Long before first lady Michelle Obama danced on "Saturday Night Live," first lady Betty Ford was grooving on the cabinet room table at the White House.
The proof is in the photograph, caught by Pulitzer Prize-winner David Hume Kennerly, Gerald Ford's photographer. It's one of 50 photographs on view at the Virginia Historical Society as part of "The President's Photographer: Fifty Years Inside the Oval Office."
John F. Kennedy was the first president to have an official photographer, and most presidents have followed suit. Their official photographs are a key element in image making for the administration and understanding the country's leader for the public. The job is to document the president's greeting dignitaries and visitors, but also to take pictures of everything else, from official events to private family moments. It soon becomes clear in this exhibit which photographers were allowed unfettered access and which were kept at arm's length.
It's impossible to not be struck by the photographs of Yoichi Okamoto because of the unlimited access he had to President Lyndon B. Johnson during his term. Naturally, there's the iconic image of Johnson, Lady Bird and Jacqueline Kennedy as he's sworn in on Air Force One after John F. Kennedy's assassination. But the most telling image is one of LBJ towering over and staring down Richard Russell, the Georgia senator who wasn't a supporter of his Civil Rights Act. It's clear that Russell never stood a chance.
Robert McNeely's image of Bill and Hillary Clinton being briefed on Air Force One shows a couple fully engaged in issues together. She leans on the back of his chair over his head while they mirror each other's poses, both with their hands covering their faces and eyes directed sideways at an unseen speaker.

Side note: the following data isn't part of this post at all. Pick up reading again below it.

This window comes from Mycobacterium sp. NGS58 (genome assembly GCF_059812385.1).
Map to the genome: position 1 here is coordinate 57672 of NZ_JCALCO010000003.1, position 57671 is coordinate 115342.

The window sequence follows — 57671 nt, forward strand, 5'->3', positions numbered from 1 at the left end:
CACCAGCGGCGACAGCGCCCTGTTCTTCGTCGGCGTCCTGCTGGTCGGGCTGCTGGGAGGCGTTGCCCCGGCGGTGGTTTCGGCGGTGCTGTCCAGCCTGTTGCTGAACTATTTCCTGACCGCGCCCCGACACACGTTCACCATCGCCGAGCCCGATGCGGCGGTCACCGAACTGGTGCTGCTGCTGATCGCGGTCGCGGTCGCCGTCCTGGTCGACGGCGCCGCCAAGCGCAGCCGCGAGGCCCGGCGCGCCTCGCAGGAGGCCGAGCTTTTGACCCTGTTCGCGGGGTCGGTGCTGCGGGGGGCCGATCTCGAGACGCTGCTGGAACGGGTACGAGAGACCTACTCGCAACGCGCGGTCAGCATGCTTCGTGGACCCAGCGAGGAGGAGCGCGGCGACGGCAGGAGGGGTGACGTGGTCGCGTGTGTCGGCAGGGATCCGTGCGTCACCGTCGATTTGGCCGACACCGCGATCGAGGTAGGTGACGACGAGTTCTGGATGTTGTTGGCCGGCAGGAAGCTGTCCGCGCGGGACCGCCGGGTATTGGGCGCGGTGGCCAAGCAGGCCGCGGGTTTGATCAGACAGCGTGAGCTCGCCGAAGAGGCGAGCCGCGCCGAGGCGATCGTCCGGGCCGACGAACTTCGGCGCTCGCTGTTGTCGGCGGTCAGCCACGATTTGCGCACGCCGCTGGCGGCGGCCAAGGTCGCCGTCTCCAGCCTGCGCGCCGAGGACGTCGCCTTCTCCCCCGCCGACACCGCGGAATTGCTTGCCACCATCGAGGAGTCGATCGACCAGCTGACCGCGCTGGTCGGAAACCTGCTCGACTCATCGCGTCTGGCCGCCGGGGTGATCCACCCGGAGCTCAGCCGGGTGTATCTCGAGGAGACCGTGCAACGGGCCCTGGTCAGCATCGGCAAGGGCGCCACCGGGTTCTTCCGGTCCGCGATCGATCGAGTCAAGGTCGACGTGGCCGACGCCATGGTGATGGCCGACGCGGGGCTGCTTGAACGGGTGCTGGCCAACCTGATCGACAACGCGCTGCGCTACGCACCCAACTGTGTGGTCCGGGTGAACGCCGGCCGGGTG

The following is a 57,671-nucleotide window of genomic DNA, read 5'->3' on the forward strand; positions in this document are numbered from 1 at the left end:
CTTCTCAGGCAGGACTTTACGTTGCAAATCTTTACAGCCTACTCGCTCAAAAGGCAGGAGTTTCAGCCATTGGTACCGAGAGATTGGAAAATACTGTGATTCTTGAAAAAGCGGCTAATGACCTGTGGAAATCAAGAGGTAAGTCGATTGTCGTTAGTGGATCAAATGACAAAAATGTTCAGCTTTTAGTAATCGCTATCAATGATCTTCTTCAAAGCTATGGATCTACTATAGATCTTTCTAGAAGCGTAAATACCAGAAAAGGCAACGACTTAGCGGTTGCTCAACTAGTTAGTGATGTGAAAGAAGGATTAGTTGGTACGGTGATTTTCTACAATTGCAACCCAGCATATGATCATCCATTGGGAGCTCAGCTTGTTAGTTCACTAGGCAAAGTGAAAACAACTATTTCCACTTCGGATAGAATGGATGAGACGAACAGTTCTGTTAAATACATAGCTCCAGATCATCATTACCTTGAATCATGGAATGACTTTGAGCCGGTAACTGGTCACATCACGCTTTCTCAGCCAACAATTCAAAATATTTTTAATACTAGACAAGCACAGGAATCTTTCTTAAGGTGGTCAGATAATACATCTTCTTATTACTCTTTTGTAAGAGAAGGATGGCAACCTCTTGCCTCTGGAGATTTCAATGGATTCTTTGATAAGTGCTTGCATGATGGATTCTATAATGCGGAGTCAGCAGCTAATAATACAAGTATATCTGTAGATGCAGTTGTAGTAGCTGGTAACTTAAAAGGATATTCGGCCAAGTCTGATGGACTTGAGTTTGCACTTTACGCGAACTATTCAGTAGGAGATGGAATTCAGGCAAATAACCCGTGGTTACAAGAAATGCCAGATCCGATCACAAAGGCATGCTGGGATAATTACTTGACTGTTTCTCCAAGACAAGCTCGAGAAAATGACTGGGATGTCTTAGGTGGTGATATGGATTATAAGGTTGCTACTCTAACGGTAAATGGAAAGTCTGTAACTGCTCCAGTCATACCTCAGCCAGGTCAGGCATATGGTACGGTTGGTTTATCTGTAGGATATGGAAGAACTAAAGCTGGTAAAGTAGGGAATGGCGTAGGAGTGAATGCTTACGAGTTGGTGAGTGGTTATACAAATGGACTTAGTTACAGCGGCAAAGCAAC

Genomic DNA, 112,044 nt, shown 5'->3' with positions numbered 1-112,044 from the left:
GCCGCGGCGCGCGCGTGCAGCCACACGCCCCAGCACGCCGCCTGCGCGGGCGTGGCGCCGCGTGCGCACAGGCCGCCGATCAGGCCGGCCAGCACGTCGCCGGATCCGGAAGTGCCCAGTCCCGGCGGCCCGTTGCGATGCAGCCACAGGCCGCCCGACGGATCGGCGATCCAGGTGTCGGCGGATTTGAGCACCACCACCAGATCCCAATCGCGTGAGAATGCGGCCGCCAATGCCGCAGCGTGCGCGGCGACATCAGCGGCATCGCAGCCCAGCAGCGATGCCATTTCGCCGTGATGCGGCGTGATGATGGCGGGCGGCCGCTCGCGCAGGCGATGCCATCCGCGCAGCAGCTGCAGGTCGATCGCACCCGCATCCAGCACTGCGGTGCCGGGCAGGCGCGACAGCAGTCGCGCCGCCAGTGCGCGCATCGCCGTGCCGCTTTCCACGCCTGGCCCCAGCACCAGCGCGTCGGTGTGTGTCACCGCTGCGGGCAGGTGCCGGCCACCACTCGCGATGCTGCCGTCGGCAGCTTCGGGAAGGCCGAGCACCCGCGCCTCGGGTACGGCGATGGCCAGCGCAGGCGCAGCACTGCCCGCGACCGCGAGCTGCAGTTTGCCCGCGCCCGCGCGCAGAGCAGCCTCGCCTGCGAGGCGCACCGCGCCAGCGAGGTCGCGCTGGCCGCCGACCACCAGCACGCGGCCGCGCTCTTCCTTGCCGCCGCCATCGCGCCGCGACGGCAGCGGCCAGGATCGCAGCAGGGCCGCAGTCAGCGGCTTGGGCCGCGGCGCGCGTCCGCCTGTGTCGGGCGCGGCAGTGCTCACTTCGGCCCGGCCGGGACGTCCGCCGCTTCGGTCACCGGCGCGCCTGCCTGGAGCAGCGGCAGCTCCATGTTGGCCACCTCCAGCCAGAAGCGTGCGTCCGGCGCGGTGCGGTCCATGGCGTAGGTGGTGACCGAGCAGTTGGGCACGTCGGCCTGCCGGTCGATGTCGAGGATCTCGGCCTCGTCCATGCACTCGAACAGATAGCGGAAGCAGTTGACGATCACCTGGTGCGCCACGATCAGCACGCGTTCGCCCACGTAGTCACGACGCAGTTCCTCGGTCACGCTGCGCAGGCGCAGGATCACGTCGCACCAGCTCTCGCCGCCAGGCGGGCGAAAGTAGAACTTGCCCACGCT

Kennerly's photographs, like the one of former Martha Graham dancer Betty Ford taken the day before the Fords moved out of the White House, show a decidedly artistic bent. One of Ford smoking a pipe shows a contemplative president with wafts of smoke curling around his head, creating a chiaroscuro effect.
There are intimate photos, too. David Valdez's picture of pajama-clad George H. W. Bush and wife, Barbara, still in bed with a host of their grandchildren running around the room shows the leader of the free world as just a grandfather to a gaggle of energetic little ones. Cecil Stoughton's image of JFK holding daughter Caroline against his shoulder was taken aboard the yacht Honeyfitz three months before his assassination.
"You could read a lot of biographies about presidents and not be sure which is true," says Virginia Historical Society lead curator William Rasmussen, walking through the exhibit. "But with photographs, you can make your own decisions about people. The presidential photographers got to shoot things we would never have seen otherwise. It's a show you can go through quickly and get a lot from it."
But don't go through it quickly if you can help it. The exhibit, curated by National Geographic and on a five-city tour, includes an hour-long film showing a day in the life of Pete Souza, the current presidential photographer, as well as interviews with previous ones. It's worth taking the time to watch for the insights into a job that allows little free time and innumerable rewards. Obama shows up in it frequently, acknowledging of the omnipresent Souza, "It's one of the hardest things to get used to."
That said, Obama also shares that one of his favorite pictures is of a little boy touching his head. On a visit to the Oval Office, the staffer's son informed the president that he'd been told that they had the same haircut. Obama bent over to let the boy feel for himself and Souza caught the moment. It isn't one that many people could have imagined.
But neither is a first lady perched on the cabinet table. S
"The President's Photographer: Fifty Years Inside the Oval Office" runs through July 8 at the Virginia Historical Society, 428 N. Boulevard. Information at vahistorical.org or by calling 358-4901.